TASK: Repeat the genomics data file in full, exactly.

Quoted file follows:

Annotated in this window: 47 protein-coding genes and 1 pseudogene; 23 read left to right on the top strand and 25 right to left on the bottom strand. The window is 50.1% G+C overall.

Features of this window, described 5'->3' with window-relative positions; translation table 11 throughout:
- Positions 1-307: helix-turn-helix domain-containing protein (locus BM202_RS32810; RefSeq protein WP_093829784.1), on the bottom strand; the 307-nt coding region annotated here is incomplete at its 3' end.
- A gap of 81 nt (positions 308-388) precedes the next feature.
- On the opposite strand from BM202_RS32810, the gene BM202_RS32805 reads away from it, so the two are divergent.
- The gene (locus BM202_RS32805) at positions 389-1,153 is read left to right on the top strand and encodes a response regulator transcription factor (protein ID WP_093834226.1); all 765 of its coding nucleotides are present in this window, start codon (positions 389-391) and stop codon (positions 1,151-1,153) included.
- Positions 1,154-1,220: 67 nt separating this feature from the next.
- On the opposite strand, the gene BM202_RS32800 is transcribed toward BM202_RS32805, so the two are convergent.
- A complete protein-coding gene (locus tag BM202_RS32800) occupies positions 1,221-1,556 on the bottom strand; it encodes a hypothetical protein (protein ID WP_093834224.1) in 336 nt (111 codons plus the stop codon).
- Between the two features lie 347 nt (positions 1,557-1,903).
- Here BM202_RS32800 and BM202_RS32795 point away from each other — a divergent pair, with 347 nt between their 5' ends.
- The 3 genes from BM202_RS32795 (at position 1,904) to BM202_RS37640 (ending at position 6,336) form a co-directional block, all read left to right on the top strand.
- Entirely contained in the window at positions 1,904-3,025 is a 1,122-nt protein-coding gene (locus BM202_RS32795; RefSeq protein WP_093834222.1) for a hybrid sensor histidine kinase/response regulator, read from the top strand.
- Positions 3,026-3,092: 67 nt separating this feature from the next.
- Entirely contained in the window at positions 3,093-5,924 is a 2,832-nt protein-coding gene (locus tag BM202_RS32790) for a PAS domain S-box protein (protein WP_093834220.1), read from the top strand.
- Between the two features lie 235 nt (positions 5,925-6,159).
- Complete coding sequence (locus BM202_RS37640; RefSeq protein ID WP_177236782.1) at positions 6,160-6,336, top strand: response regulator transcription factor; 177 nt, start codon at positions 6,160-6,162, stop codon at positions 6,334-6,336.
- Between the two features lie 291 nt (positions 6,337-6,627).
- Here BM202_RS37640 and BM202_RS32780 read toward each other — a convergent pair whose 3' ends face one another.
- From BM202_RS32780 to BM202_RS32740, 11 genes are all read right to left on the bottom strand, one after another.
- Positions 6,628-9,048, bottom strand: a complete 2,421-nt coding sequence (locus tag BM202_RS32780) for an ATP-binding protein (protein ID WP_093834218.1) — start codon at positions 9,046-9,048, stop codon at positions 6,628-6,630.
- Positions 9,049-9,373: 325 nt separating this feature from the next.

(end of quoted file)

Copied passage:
Annotated in this window: 47 protein-coding genes and 1 pseudogene; 23 read left to right on the top strand and 25 right to left on the bottom strand. The window is 50.1% G+C overall.

Features of this window, described 5'->3' with window-relative positions; translation table 11 throughout:
- Positions 1-307: helix-turn-helix domain-containing protein (locus BM202_RS32810; RefSeq protein WP_093829784.1), on the bottom strand; the 307-nt coding region annotated here is incomplete at its 3' end.
- A gap of 81 nt (positions 308-388) precedes the next feature.
- On the opposite strand from BM202_RS32810, the gene BM202_RS32805 reads away from it, so the two are divergent.
- The gene (locus BM202_RS32805) at positions 389-1,153 is read left to right on the top strand and encodes a response regulator transcription factor (protein ID WP_093834226.1); all 765 of its coding nucleotides are present in this window, start codon (positions 389-391) and stop codon (positions 1,151-1,153) included.
- Positions 1,154-1,220: 67 nt separating this feature from the next.
- On the opposite strand, the gene BM202_RS32800 is transcribed toward BM202_RS32805, so the two are convergent.
- A complete protein-coding gene (locus tag BM202_RS32800) occupies positions 1,221-1,556 on the bottom strand; it encodes a hypothetical protein (protein ID WP_093834224.1) in 336 nt (111 codons plus the stop codon).
- Between the two features lie 347 nt (positions 1,557-1,903).
- Here BM202_RS32800 and BM202_RS32795 point away from each other — a divergent pair, with 347 nt between their 5' ends.
- The 3 genes from BM202_RS32795 (at position 1,904) to BM202_RS37640 (ending at position 6,336) form a co-directional block, all read left to right on the top strand.
- Entirely contained in the window at positions 1,904-3,025 is a 1,122-nt protein-coding gene (locus BM202_RS32795; RefSeq protein WP_093834222.1) for a hybrid sensor histidine kinase/response regulator, read from the top strand.
- Positions 3,026-3,092: 67 nt separating this feature from the next.
- Entirely contained in the window at positions 3,093-5,924 is a 2,832-nt protein-coding gene (locus tag BM202_RS32790) for a PAS domain S-box protein (protein WP_093834220.1), read from the top strand.
- Between the two features lie 235 nt (positions 5,925-6,159).
- Complete coding sequence (locus BM202_RS37640; RefSeq protein ID WP_177236782.1) at positions 6,160-6,336, top strand: response regulator transcription factor; 177 nt, start codon at positions 6,160-6,162, stop codon at positions 6,334-6,336.
- Between the two features lie 291 nt (positions 6,337-6,627).
- Here BM202_RS37640 and BM202_RS32780 read toward each other — a convergent pair whose 3' ends face one another.
- From BM202_RS32780 to BM202_RS32740, 11 genes are all read right to left on the bottom strand, one after another.
- Positions 6,628-9,048, bottom strand: a complete 2,421-nt coding sequence (locus tag BM202_RS32780) for an ATP-binding protein (protein ID WP_093834218.1) — start codon at positions 9,046-9,048, stop codon at positions 6,628-6,630.
- Positions 9,049-9,373: 325 nt separating this feature from the next.